I paddled out into the mist hoping that as the day progressed visibility would be improved once the sun rose higher, as it often does. Almost immediately I was awe struck by the number of sea birds that I encountered bobbing along en masse enjoying the relative privacy that the mist gave them.
It took me a while to paddle to Wooltack point as I was continuously stopping to admire the puffins, razorbills and guillemots. They were not intimidated by my presence at all, and let me float in quite close amongst them.
Wooltack point is where the island of Skomer first comes into view but today I couldn't even see Tusker Rock which is a small rocky outcrop at the entrance to Jack Sound. All I could see was a wall of mist, good time to see how good my navigational skills are and use the old compass!
I had to be careful as the tide was running southwards through Jack Sound and therefore could take me through it and past Skomer.
After a slightly worrying 10-15 minutes Skomer finally appeared through the mist. Once I reached the island I paddled close to the cliffs passing huge numbers of sea birds on my way.
Eventually Garland Stone came into view. This is a large rock just off the northern tip of Skomer. Often large numbers of seals can be seen basking on this rock, but today I could see bugger all!!!
Along the north west side of Skomer there are very high sea cliffs with a huge variety of nesting sea birds perched precariously on the ledges.
The next point of interest is 'Bull Hole'. This is an inlet with more high cliffs both sides and large boulders at the back.
On leaving the Bull Hole there are, again, huge numbers of nesting sea birds. The quality of this photo is not so good due to the ever lingering mist.
On reaching the Spit, a narrow headland jutting out to sea, there is a crack through the cliff, which is just about wide enough to paddle through.
This part of Skomer bears the brunt of the prevailing southwesterly wind and swell and even on calm days there is usually a bit of rough water as can be seen on the photo below approaching Skomer Head.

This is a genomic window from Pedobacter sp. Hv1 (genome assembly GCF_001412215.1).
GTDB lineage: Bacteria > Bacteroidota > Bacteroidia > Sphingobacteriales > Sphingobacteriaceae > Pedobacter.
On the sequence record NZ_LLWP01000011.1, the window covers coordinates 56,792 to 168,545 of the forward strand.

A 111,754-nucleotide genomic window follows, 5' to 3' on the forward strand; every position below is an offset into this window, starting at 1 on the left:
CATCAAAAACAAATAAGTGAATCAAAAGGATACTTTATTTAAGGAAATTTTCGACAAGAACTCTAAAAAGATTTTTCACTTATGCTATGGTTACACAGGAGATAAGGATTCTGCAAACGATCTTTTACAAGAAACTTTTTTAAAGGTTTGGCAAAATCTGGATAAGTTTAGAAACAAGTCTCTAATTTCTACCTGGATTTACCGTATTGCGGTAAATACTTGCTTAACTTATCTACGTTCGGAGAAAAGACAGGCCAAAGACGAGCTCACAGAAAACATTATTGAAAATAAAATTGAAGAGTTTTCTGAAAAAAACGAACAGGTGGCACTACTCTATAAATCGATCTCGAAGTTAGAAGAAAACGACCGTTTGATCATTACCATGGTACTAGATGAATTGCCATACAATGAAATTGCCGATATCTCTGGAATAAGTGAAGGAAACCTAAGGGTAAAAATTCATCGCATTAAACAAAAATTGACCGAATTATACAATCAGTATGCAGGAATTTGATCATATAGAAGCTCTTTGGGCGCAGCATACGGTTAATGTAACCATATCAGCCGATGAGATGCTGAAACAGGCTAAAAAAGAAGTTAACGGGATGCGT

Passing the Basin and entering the Wick the sun finally started to burn off the sea mist and give me my first clear view of the island.
The Wick is a long inlet with steep cliffs on one side and a sloping face of rock on the other which has been caused by a line of weaker rock that has been eroded more rapidly than the surrounding rock. This is one of the best areas on the island to see the puffins taking off and returning to their burrows.
On passing the Mew Stone and entering South Haven the mist totally lifted leaving a clear blue cloudless sky.
I stopped for a quick snack and drink and looking back at the Mew Stone the mist was still lurking ominously threatening to return once again.
Here again there were large numbers of puffins now enjoying the warmth of the sun.
I paddled through Little Sound, a stretch of water between Skomer Island and Midland Isle, to be greated, once again by a bank of sea mist. By now the tide flow in Jack Sound had changed direction and conditions got quite interesting.
Even with the reduced visibility this was a very enjoyable paddle made even better by the huge presence of the puffins and other sea birds.